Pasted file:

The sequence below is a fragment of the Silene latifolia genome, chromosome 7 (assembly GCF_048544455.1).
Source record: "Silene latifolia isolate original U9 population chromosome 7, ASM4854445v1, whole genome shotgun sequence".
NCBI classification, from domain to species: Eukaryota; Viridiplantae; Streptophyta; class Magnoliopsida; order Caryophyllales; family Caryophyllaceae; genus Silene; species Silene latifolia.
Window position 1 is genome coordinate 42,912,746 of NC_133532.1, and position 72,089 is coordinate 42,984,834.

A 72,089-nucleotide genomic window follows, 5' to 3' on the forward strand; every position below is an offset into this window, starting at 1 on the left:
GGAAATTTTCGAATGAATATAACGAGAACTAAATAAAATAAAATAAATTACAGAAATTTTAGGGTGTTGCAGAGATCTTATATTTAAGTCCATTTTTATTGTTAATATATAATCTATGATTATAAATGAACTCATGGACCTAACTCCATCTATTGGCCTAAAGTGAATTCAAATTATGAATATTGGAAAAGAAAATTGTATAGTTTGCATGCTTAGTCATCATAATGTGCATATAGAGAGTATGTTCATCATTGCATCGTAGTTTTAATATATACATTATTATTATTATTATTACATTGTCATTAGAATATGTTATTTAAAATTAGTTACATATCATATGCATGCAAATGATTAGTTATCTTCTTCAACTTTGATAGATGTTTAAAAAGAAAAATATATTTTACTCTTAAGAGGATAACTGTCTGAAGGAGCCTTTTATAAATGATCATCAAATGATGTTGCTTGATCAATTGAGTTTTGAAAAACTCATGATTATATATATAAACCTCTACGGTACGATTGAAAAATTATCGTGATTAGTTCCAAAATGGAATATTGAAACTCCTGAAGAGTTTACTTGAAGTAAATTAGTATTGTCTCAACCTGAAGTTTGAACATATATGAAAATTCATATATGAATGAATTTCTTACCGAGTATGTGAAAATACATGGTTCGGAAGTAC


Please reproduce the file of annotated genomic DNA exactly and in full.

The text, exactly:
The sequence below is a fragment of the Silene latifolia genome, chromosome 7 (assembly GCF_048544455.1).
Source record: "Silene latifolia isolate original U9 population chromosome 7, ASM4854445v1, whole genome shotgun sequence".
NCBI classification, from domain to species: Eukaryota; Viridiplantae; Streptophyta; class Magnoliopsida; order Caryophyllales; family Caryophyllaceae; genus Silene; species Silene latifolia.
Window position 1 is genome coordinate 42,912,746 of NC_133532.1, and position 72,089 is coordinate 42,984,834.

A 72,089-nucleotide genomic window follows, 5' to 3' on the forward strand; every position below is an offset into this window, starting at 1 on the left:
GGAAATTTTCGAATGAATATAACGAGAACTAAATAAAATAAAATAAATTACAGAAATTTTAGGGTGTTGCAGAGATCTTATATTTAAGTCCATTTTTATTGTTAATATATAATCTATGATTATAAATGAACTCATGGACCTAACTCCATCTATTGGCCTAAAGTGAATTCAAATTATGAATATTGGAAAAGAAAATTGTATAGTTTGCATGCTTAGTCATCATAATGTGCATATAGAGAGTATGTTCATCATTGCATCGTAGTTTTAATATATACATTATTATTATTATTATTACATTGTCATTAGAATATGTTATTTAAAATTAGTTACATATCATATGCATGCAAATGATTAGTTATCTTCTTCAACTTTGATAGATGTTTAAAAAGAAAAATATATTTTACTCTTAAGAGGATAACTGTCTGAAGGAGCCTTTTATAAATGATCATCAAATGATGTTGCTTGATCAATTGAGTTTTGAAAAACTCATGATTATATATATAAACCTCTACGGTACGATTGAAAAATTATCGTGATTAGTTCCAAAATGGAATATTGAAACTCCTGAAGAGTTTACTTGAAGTAAATTAGTATTGTCTCAACCTGAAGTTTGAACATATATGAAAATTCATATATGAATGAATTTCTTACCGAGTATGTGAAAATACATGGTTCGGAAGTAC